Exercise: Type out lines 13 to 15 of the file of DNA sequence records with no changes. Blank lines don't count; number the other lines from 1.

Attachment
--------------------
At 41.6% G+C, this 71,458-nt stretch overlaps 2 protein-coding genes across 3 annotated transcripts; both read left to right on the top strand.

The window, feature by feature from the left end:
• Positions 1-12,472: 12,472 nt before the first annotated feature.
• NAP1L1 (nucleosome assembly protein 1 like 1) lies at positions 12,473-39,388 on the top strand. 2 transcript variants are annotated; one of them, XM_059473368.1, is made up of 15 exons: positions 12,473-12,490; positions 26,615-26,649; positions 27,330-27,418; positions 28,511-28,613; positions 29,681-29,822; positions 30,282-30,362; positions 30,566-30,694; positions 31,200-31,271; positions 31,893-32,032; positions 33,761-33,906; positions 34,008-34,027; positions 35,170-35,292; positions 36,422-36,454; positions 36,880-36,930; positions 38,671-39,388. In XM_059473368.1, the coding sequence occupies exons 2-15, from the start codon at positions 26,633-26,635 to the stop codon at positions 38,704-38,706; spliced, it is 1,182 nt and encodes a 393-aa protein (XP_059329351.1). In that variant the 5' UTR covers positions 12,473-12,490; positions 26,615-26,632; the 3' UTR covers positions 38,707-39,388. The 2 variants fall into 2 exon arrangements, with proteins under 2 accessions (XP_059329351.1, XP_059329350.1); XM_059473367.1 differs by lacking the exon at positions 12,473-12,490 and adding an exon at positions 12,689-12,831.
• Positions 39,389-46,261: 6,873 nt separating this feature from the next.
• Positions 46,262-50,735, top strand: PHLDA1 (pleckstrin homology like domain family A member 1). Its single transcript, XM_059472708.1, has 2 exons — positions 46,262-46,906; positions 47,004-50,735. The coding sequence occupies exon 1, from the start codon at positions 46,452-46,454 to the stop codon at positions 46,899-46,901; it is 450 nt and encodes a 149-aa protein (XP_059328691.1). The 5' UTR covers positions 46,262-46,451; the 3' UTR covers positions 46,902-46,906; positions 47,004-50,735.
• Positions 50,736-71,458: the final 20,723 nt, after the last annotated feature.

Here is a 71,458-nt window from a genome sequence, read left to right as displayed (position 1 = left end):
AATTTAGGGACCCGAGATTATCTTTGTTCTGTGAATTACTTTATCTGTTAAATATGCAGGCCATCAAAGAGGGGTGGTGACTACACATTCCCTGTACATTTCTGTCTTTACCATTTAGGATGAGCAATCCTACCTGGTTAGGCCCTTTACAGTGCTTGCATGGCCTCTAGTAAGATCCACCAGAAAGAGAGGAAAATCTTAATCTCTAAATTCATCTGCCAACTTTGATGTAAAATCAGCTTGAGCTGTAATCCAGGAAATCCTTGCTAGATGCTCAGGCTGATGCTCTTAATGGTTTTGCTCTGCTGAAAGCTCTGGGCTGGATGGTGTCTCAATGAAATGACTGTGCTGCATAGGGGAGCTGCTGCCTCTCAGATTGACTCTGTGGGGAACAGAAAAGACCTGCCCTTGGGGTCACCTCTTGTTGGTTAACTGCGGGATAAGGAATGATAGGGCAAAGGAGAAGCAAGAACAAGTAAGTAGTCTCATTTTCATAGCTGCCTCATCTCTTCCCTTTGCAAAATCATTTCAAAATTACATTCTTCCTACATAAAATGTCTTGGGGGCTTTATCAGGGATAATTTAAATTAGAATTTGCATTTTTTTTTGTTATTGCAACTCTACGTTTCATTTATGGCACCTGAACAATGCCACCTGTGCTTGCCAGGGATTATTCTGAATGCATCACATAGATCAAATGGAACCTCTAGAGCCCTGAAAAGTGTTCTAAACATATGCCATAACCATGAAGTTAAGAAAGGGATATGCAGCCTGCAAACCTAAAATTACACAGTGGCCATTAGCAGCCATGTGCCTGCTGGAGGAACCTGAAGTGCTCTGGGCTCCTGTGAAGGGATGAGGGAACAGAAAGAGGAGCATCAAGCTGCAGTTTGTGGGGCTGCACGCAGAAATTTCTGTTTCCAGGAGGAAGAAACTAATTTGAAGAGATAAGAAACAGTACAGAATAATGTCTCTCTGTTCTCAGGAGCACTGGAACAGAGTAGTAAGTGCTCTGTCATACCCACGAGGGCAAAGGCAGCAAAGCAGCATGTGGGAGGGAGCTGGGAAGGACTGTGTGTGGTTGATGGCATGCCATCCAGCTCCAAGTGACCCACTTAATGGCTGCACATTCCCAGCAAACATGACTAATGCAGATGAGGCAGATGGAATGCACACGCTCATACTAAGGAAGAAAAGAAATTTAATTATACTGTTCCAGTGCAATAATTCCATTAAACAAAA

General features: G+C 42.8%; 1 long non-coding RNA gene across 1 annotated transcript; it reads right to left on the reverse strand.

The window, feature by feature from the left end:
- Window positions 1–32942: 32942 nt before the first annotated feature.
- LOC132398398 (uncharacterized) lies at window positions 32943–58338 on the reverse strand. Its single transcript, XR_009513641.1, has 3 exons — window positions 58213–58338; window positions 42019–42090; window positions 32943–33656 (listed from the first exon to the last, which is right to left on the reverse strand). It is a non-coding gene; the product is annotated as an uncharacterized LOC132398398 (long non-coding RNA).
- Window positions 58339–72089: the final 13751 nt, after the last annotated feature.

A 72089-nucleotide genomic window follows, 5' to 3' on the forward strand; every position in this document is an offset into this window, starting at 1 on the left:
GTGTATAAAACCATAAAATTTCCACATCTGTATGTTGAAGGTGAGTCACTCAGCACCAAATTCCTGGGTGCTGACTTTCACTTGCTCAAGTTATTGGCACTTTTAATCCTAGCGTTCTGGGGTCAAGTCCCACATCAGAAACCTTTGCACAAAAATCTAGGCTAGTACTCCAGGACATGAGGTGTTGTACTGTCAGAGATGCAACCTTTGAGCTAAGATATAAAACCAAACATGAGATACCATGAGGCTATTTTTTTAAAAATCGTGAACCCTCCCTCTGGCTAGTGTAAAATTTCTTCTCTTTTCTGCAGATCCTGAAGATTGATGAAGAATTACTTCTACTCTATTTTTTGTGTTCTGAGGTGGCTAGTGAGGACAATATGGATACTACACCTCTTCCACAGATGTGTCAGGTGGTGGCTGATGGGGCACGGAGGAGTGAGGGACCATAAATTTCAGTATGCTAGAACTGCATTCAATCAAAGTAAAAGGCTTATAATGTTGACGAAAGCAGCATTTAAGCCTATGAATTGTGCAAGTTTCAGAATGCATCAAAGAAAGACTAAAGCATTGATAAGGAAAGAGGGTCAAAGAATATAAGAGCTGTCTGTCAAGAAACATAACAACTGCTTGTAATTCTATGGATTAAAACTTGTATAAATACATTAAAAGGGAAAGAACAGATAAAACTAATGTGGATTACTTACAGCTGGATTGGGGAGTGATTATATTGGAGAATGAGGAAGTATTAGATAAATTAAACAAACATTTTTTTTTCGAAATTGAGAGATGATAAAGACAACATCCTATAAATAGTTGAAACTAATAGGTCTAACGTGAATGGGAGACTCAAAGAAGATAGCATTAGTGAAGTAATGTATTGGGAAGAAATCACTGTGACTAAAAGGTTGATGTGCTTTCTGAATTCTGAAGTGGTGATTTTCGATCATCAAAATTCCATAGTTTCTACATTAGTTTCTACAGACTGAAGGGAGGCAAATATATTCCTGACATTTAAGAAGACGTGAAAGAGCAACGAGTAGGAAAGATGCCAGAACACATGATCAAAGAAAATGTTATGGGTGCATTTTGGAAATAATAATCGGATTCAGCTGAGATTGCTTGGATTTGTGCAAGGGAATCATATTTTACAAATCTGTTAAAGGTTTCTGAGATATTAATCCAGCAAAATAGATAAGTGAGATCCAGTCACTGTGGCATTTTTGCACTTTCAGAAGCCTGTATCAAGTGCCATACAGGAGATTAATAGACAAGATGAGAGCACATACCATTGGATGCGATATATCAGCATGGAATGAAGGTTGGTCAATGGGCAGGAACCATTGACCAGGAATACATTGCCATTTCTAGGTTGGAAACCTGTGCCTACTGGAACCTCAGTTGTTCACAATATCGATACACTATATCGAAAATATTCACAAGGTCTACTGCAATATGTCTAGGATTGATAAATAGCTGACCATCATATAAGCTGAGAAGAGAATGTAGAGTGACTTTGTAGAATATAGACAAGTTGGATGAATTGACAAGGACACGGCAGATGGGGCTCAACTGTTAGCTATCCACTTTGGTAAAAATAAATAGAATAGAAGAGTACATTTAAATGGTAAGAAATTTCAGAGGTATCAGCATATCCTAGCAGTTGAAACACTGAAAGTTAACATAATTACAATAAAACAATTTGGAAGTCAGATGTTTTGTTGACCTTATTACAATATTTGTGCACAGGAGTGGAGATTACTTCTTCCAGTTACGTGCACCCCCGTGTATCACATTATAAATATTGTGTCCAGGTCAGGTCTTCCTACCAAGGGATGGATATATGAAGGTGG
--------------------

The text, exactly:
- LOC132398398 (uncharacterized) lies at window positions 32943–58338 on the reverse strand. Its single transcript, XR_009513641.1, has 3 exons — window positions 58213–58338; window positions 42019–42090; window positions 32943–33656 (listed from the first exon to the last, which is right to left on the reverse strand). It is a non-coding gene; the product is annotated as an uncharacterized LOC132398398 (long non-coding RNA).
- Window positions 58339–72089: the final 13751 nt, after the last annotated feature.

A 72089-nucleotide genomic window follows, 5' to 3' on the forward strand; every position in this document is an offset into this window, starting at 1 on the left: